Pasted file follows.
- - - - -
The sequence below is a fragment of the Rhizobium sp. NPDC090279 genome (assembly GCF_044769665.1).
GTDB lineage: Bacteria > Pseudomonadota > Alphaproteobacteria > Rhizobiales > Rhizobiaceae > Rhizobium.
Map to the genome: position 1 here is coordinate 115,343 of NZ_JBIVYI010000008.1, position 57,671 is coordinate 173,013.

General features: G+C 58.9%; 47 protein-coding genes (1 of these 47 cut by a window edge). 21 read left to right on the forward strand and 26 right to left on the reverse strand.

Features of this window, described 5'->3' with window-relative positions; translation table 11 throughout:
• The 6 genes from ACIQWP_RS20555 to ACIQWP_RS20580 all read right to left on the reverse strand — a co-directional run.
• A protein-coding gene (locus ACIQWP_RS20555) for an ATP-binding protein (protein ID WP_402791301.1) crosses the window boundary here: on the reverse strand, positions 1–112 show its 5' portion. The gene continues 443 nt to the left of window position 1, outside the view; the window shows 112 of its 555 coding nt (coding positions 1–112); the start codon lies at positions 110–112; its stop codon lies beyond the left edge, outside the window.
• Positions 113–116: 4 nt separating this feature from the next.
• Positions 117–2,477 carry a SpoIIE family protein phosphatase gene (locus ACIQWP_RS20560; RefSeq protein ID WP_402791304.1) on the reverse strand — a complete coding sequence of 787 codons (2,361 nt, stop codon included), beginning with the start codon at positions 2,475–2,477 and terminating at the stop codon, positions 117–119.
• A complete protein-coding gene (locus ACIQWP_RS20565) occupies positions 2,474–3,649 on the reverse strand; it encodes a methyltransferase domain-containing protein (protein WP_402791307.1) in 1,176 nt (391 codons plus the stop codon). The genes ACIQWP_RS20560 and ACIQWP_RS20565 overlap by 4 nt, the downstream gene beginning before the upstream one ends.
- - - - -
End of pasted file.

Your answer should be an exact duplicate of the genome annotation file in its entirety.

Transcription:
The sequence below is a fragment of the Rhizobium sp. NPDC090279 genome (assembly GCF_044769665.1).
GTDB lineage: Bacteria > Pseudomonadota > Alphaproteobacteria > Rhizobiales > Rhizobiaceae > Rhizobium.
Map to the genome: position 1 here is coordinate 115,343 of NZ_JBIVYI010000008.1, position 57,671 is coordinate 173,013.

General features: G+C 58.9%; 47 protein-coding genes (1 of these 47 cut by a window edge). 21 read left to right on the forward strand and 26 right to left on the reverse strand.

Features of this window, described 5'->3' with window-relative positions; translation table 11 throughout:
• The 6 genes from ACIQWP_RS20555 to ACIQWP_RS20580 all read right to left on the reverse strand — a co-directional run.
• A protein-coding gene (locus ACIQWP_RS20555) for an ATP-binding protein (protein ID WP_402791301.1) crosses the window boundary here: on the reverse strand, positions 1–112 show its 5' portion. The gene continues 443 nt to the left of window position 1, outside the view; the window shows 112 of its 555 coding nt (coding positions 1–112); the start codon lies at positions 110–112; its stop codon lies beyond the left edge, outside the window.
• Positions 113–116: 4 nt separating this feature from the next.
• Positions 117–2,477 carry a SpoIIE family protein phosphatase gene (locus ACIQWP_RS20560; RefSeq protein ID WP_402791304.1) on the reverse strand — a complete coding sequence of 787 codons (2,361 nt, stop codon included), beginning with the start codon at positions 2,475–2,477 and terminating at the stop codon, positions 117–119.
• A complete protein-coding gene (locus ACIQWP_RS20565) occupies positions 2,474–3,649 on the reverse strand; it encodes a methyltransferase domain-containing protein (protein WP_402791307.1) in 1,176 nt (391 codons plus the stop codon). The genes ACIQWP_RS20560 and ACIQWP_RS20565 overlap by 4 nt, the downstream gene beginning before the upstream one ends.